By Joseph Robertia
Over the last two months, the amount of clear skies and sunshine is better measured in hours rather than days, but there is one benefit to all the waterworks.
“There’s lots of mushrooms right now,” said naturalist Dominique Collet, of Sterling. “You can fill a basket in no time.”
Collet, author of “Willows of Southcentral Alaska,” “Insects of Southcentral Alaska” and the soon-to-be-released “Mushrooms of Alaska,” leads instructional field forays to teach fungal first-timers which mushrooms are edible, including a few that are highly palatable, and some that are not.
“It’s like grass,” Collet said. “You can eat it, but it’s not very good, and mushrooms are the same way. There are 700 to 800 species in Alaska. Some are edible and good, some are edible but not good, and some are toxic or poisonous.”
One of the most commonly seen mushroom species in Alaska is also one of the ones to avoid: Amanita muscaria, more commonly called the fly agaric.
“You want to stay away from this one,” Collet said. “It can get you very sick.”
Luckily, though, this mushroom is also one of the easiest to identify, due to its distinctive appearance and frequent depictions in media and commerce, such as in the “Super Mario Brothers” video games; children’s books and films, such as “Alice in Wonderland” and “Fantasia;” and even in lawn ornaments and stools for ceramic garden gnomes.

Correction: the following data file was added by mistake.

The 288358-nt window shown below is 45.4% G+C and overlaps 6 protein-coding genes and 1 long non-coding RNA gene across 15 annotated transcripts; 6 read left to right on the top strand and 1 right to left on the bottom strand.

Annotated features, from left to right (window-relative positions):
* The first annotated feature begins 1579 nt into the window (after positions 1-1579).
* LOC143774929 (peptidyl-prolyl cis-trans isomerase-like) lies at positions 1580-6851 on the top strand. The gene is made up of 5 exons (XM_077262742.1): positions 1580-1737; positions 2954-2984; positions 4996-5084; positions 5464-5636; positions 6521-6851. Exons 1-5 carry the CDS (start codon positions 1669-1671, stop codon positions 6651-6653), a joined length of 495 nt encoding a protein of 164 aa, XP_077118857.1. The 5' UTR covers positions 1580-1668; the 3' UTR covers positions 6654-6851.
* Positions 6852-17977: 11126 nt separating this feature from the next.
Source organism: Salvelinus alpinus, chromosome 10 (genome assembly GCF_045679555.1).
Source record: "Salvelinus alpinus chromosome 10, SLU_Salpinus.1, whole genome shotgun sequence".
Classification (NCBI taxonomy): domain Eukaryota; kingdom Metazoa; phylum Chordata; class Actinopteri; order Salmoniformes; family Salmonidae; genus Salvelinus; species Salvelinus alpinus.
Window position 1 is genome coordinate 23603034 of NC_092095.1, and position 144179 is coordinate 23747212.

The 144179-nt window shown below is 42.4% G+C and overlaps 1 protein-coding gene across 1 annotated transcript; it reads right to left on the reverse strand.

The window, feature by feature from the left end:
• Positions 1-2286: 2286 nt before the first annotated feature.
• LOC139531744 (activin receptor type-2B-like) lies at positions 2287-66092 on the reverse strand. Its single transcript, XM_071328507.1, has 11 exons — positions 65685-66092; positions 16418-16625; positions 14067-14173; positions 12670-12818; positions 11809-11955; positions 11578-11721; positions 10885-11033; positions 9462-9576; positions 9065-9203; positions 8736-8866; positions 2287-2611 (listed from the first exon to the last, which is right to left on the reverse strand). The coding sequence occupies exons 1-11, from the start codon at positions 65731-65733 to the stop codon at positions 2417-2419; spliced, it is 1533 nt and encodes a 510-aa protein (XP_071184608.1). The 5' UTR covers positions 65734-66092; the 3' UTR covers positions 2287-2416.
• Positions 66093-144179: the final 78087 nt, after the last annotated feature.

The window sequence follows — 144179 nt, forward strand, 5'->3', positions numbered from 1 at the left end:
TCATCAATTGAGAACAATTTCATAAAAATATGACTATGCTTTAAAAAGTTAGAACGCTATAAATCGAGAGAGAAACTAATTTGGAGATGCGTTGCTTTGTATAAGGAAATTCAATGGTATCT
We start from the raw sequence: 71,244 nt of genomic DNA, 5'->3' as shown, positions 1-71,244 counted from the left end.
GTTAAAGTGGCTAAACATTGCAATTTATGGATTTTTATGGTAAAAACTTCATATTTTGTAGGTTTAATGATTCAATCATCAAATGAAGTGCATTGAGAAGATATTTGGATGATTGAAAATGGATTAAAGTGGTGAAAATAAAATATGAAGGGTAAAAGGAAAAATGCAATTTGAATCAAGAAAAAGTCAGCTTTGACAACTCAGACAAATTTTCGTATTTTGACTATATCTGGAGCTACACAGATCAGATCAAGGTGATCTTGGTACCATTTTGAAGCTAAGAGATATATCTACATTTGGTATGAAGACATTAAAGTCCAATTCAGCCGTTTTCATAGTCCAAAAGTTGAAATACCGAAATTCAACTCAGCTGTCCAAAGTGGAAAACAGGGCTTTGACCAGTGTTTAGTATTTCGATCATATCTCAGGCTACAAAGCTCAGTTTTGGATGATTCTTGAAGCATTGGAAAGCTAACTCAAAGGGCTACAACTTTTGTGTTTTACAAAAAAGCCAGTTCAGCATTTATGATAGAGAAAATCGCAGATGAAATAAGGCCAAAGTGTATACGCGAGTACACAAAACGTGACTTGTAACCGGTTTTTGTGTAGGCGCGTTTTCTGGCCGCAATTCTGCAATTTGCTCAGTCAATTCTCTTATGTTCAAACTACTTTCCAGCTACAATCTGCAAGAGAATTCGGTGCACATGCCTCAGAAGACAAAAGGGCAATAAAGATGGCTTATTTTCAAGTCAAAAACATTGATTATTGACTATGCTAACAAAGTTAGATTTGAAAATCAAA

“There’s nothing like it,” Collet said. “It has a large, conspicuous red top with white spots. Underneath the cap it has creamy, white gills and a little gill skirt on the stalk.”
This is what the mushroom looks like at its peak, but novices can occasionally mistake fly agaric buttons for the puffball mushroom, which is similarly round and white but safe to eat.
“When they’re very small, they look like eggs,” Collet said of the young fly agaric, which at this stage is still covered in a protective tissue called the universal veil. “As it grows and tears out of the veil, the red color will develop.”
The white spots remain but change their location on the cap as it grows. Prolonged rain can fade the color of the adult mushroom and diminish the appearance of the spots. So this summer, in particular, mushroom hunters should use caution to not confuse it for any similar-appearing, edible fungus.
As for the mushroom’s name, Collet said that it is believed to be traced back several hundred years to when the fly agaric was used as an insecticide in Europe.
“It would be sprinkled into milk to kill flies,” he said.
In humans, the fly agaric can be equally dangerous. Poisonings have been reported in children and adults who ingested it hoping for a hallucinogenic experience.
With any mushrooms, pickers should be absolutely sure what they’re harvesting. Either consult a reliable mushroom guide or a mushroom expert to make sure it’s safe.
“There’s no quick shortcut to identifying all the edible or all the toxic mushrooms,” Collet said. “You just have to learn a lot of mushrooms, know which ones to eat, and never eat what you don’t know.”